RICHMOND, Va. — Attorneys seeking to overturn the first piracy conviction in a U.S. courtroom in nearly 200 years told a federal appeals panel Tuesday the actions of five Somali men who attacked a Navy warship in waters off Africa did not meet the legal definition of pirates because they did not board the ship or rob it.
The government, however, countered that their violent actions clearly fell within widely accepted international and U.S. law defining piracy.
The hearing was before a three-judge panel of the 4th U.S. Circuit Court of Appeals, which typically issues an opinion several months after arguments.
The five defendants, who are serving mandatory life terms for their piracy convictions, were found guilty by a jury in Norfolk in the April 1, 2010, attack on the USS Nicholas. The ship was in the Indian Ocean north of the Seychelles Islands when it was attacked by three men in a skiff, who fired rocket-propelled grenades and raked the ship with AK-47 fire. No sailors were injured in the attack.
During arguments before the three judges, an attorney representing one of the Somalis said the government was using “amorphous” interpretations of international law to make the piracy count stick.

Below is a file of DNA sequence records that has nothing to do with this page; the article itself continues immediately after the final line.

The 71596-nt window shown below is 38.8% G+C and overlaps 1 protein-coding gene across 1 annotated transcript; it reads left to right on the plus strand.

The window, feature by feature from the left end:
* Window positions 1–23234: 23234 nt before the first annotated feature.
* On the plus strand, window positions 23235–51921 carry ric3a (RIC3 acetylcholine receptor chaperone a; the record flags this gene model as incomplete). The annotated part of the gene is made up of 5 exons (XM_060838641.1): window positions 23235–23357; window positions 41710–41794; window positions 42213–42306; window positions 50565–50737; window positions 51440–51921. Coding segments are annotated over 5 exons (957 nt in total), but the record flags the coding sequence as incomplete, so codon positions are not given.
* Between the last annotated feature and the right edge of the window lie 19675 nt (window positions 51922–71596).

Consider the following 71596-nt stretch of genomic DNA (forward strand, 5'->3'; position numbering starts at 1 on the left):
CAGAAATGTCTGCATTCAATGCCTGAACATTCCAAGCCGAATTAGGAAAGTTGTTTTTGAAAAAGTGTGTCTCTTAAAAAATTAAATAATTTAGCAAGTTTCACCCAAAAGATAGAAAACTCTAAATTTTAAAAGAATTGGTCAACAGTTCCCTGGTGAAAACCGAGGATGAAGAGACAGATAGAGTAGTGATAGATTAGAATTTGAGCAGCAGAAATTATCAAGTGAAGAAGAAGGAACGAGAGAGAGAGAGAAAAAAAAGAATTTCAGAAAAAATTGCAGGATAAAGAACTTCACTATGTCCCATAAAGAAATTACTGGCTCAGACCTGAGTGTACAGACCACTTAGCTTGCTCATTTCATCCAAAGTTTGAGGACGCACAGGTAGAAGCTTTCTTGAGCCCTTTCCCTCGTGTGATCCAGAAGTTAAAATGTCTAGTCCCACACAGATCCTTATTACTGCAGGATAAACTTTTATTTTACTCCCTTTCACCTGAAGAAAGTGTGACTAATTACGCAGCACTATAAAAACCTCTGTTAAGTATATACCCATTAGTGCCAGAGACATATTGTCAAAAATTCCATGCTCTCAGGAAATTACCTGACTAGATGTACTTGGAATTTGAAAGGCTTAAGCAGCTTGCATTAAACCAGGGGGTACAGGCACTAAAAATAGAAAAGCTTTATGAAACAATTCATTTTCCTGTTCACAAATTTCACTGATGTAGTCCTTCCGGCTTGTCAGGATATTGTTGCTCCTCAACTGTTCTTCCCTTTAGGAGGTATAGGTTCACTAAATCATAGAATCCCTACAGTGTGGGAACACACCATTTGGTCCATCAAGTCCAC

The attorney, James R. Theuer, said the Supreme Court has been clear about a key element of piracy: “It is robbery at sea.”
But the government said Congress has embraced the definition of piracy as defined by the law of nations and the evolution of the law over the centuries.
Benjamin L. Hatch, an assistant U.S. attorney, said that piracy definition includes “violent attacks on the high seas” and does not require actual robbery.
The last U.S. conviction for piracy was in 1819, and involved a foreign vessel. U.S. piracy law was based on that case.
Besides piracy, the five Ashland defendants were convicted of plundering, weapons, assault, explosives and conspiracy charges.